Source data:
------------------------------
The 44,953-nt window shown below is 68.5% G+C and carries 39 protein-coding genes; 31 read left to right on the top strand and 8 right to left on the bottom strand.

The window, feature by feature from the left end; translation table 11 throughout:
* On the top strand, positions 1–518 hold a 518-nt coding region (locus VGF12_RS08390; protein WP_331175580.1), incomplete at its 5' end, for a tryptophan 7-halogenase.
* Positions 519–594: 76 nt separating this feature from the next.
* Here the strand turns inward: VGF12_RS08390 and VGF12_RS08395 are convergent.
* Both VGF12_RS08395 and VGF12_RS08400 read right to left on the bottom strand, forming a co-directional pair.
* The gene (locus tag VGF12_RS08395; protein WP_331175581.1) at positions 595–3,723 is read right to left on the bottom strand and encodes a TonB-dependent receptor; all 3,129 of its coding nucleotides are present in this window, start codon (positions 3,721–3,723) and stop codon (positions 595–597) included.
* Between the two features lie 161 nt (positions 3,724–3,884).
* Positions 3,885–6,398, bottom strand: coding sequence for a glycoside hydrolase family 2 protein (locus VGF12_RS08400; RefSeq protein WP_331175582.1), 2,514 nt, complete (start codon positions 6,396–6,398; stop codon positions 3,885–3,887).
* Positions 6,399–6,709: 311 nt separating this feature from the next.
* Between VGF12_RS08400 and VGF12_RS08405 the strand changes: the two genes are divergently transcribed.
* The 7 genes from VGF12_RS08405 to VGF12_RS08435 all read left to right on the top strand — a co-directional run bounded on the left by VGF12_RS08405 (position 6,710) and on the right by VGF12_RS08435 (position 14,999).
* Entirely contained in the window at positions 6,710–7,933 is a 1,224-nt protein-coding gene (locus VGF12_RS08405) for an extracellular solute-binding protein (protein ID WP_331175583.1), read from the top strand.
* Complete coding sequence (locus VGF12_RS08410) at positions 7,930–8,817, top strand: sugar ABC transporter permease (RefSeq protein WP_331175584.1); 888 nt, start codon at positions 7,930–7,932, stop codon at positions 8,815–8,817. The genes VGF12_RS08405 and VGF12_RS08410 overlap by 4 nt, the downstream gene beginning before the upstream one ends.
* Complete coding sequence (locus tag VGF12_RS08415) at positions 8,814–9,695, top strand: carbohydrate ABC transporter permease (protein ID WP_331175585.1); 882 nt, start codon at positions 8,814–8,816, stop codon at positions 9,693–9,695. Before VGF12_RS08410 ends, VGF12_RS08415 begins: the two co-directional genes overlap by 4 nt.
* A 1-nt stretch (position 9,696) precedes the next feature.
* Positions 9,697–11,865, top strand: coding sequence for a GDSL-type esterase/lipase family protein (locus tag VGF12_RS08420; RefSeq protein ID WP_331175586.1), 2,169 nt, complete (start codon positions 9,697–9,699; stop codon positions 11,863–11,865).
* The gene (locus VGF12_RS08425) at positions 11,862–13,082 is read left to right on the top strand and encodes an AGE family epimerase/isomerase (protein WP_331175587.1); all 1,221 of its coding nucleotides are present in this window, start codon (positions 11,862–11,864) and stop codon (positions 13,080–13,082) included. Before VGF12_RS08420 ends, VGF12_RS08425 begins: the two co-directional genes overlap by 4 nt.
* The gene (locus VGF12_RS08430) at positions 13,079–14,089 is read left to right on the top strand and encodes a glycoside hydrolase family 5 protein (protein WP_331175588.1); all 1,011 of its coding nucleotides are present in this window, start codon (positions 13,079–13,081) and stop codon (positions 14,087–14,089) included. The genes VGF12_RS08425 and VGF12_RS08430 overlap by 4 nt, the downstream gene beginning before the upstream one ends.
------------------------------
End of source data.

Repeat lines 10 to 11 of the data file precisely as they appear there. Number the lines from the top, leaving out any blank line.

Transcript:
* Positions 6,399–6,709: 311 nt separating this feature from the next.
* Between VGF12_RS08400 and VGF12_RS08405 the strand changes: the two genes are divergently transcribed.